Liberal/progressive campaigns against Jews living in Judea and Samaria, funded by EU governments and anti-Israel individuals and foundations and supported by the media, join with anti-Israel groups to cast Israel and Israeli Jews as villains – which indirectly and sometimes directly aids BDS campaigns.

In October, the Alliance of Jewish Progressives at Princeton University prevented Deputy Foreign Minister Tzippy Hotovely from speaking at the campus Hillel; the Hillel director, Rabbi Julie Roth and her husband are associated with liberal/progressive NGOs. Unfortunately, they are not exceptions.

A few months ago, historian David Myers, a bitter foe of Israeli communities in “the territories” was appointed to head the prestigious Center for Jewish History in New York City. His first act was to host a program by Jewish Voice for Peace. The anti-Israel program was subsequently cancelled.

There is a profound ideological struggle that has not been addressed. Liberal/progressive Jewish leaders have focused on symbols (like praying at the Western Wall) to advance their “pluralistic” agenda, and many Jews turn away from Israel. The result is a psychological BDS effect linked to the “peace movement” and support for a Palestinian state.

From one side Israel is hammered by the liberal Jewish Establishment; from the other side the “anti-occupation” folks – Israeli and American academics and literati, former IDF generals, and media brainwashers. Their goal is to redefine Zionism, detach North American Jews from identifying with Israel, and promote their agenda which, in the name of protecting Israel, undermines Israeli nationalism, Zionism, and its ethos.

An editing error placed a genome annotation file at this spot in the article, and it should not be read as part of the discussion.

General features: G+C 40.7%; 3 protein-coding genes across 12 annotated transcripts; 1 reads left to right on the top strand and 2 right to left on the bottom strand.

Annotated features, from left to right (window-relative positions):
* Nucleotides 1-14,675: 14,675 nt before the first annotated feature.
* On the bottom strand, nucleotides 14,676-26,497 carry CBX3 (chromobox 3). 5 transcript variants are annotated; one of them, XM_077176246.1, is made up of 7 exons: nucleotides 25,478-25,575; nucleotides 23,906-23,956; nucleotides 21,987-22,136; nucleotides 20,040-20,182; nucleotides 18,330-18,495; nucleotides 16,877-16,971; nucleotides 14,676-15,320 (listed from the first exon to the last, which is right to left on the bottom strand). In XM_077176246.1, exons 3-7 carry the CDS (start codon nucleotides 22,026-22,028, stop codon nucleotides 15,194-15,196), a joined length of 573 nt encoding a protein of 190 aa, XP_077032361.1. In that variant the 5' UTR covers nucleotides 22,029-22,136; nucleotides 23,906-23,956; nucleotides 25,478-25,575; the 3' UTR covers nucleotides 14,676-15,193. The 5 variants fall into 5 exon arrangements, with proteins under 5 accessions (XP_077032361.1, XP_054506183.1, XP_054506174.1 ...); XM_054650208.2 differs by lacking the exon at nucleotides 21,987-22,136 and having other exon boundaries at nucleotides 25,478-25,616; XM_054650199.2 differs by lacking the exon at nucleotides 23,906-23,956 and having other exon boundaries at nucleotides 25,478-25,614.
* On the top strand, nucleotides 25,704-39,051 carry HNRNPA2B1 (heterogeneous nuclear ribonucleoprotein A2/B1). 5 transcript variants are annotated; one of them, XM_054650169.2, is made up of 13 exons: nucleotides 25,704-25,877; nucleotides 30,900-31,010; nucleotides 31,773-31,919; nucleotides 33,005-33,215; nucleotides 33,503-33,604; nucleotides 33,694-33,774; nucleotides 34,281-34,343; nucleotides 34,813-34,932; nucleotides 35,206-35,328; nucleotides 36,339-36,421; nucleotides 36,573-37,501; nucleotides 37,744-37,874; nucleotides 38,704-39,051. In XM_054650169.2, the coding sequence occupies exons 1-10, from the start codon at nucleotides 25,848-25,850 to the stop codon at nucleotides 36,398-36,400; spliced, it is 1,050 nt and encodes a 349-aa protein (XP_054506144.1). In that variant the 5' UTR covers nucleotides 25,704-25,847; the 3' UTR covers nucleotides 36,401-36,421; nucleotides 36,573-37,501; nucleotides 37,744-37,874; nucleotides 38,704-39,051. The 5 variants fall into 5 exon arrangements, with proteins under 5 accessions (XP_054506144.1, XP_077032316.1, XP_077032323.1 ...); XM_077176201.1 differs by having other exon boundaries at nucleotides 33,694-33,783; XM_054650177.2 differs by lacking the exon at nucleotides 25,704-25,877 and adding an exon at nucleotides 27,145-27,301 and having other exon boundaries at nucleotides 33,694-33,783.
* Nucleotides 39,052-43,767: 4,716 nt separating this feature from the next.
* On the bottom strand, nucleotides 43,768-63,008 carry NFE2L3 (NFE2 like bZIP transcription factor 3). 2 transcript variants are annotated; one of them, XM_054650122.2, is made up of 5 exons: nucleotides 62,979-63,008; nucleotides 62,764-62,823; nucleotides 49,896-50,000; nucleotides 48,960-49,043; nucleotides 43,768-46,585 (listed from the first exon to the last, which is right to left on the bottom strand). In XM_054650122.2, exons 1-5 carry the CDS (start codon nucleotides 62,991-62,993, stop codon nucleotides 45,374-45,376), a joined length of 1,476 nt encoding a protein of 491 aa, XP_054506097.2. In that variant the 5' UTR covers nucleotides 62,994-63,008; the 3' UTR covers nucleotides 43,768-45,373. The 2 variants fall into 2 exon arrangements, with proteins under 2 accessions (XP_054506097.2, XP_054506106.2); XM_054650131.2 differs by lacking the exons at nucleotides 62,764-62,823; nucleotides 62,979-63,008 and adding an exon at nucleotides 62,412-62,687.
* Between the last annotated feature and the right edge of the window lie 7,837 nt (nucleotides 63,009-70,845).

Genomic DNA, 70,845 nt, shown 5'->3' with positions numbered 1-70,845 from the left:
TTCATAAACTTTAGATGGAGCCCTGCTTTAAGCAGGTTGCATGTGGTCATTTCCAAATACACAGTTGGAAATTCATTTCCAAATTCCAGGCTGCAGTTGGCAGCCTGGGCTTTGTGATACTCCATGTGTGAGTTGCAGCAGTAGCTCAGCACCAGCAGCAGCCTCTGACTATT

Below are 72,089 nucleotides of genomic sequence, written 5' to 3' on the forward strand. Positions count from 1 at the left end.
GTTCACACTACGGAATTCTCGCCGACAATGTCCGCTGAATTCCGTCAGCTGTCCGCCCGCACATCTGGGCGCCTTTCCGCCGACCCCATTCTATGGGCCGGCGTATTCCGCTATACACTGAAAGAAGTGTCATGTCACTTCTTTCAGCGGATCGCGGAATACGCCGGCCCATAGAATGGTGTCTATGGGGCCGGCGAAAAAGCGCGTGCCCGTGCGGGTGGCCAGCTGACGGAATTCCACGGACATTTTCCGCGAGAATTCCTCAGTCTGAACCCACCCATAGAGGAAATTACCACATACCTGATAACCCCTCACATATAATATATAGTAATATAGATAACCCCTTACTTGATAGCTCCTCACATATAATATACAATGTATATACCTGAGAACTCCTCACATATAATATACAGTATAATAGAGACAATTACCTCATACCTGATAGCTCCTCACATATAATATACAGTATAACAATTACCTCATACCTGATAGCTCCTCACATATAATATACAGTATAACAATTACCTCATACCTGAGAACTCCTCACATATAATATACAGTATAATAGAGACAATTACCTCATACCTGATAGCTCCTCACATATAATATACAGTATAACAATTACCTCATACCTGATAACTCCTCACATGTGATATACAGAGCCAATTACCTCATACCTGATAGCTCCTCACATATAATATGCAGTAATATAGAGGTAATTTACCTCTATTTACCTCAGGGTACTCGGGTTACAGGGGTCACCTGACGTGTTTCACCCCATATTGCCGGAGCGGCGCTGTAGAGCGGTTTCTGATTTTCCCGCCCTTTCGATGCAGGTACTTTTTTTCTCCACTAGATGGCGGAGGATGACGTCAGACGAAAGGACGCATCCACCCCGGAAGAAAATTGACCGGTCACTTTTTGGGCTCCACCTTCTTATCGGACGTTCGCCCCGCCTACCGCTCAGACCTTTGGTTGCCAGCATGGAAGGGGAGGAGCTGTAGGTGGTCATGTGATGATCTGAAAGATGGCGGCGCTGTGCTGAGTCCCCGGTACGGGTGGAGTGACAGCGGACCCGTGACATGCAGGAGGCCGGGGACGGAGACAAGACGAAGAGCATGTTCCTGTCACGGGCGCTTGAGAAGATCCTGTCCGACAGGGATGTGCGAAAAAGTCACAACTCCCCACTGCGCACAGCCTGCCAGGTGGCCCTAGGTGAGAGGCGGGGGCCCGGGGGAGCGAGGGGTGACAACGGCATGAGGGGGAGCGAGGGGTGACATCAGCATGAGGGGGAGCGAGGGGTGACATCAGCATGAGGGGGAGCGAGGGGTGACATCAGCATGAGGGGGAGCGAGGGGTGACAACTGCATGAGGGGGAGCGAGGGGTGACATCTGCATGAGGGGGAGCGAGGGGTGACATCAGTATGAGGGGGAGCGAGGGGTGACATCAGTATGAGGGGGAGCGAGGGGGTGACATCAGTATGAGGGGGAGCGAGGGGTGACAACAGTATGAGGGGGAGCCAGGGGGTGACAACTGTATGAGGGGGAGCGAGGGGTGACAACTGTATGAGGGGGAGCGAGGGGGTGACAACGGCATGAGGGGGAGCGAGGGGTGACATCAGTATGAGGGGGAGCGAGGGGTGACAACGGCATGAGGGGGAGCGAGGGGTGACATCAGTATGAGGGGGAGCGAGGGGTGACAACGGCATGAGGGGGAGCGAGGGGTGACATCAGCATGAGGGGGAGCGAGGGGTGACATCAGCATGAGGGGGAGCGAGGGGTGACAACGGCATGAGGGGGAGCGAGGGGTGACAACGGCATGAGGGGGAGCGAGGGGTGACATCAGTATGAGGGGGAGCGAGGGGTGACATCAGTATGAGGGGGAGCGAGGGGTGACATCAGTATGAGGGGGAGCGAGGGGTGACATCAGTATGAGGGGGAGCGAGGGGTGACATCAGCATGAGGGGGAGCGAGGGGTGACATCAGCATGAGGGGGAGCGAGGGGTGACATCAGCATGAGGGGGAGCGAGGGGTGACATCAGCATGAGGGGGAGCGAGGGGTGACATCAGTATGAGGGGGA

Liberal/progressives would like Israel to look more like North American communities, its suburbs, sports teams and shopping malls; Israelis seek to create a unique version of the Third Jewish Commonwealth, Hebrew-speaking, closely identified with traditional sources, and especially connected to Jewish history and The Land, Eretz Yisrael.

Diminishing the centrality of Israel in Jewish life and the future of the Jewish people in the pursuit of some liberal/progressive agendas – such as supporting Obama’s deal with Iran and opposing the right of Jews to live in Judea and Samaria – endanger other Jews and jeopardize Israel’s survival.

Eroding support for Israel brings us closer to the possibility that in future Mideast conflicts, the international community and even some Jews may not stand with Israel.

Time and again Israeli officials have stated, “We are family. We love and accept our brothers and sisters, but we don’t have to accept everything they do and demand. There are limits.”

The question, therefore, is not whether Israel should bow to the demands of liberal/progressive Jews, but how to work together to strengthen Judaism, the Jewish people, and Zionism.


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Moshe Dann is a Ph.D. historian, writer, and journalist living in Jerusalem. His book of short stories,“As Far As the Eye Can See,” was published by the New English Review Press in 2015.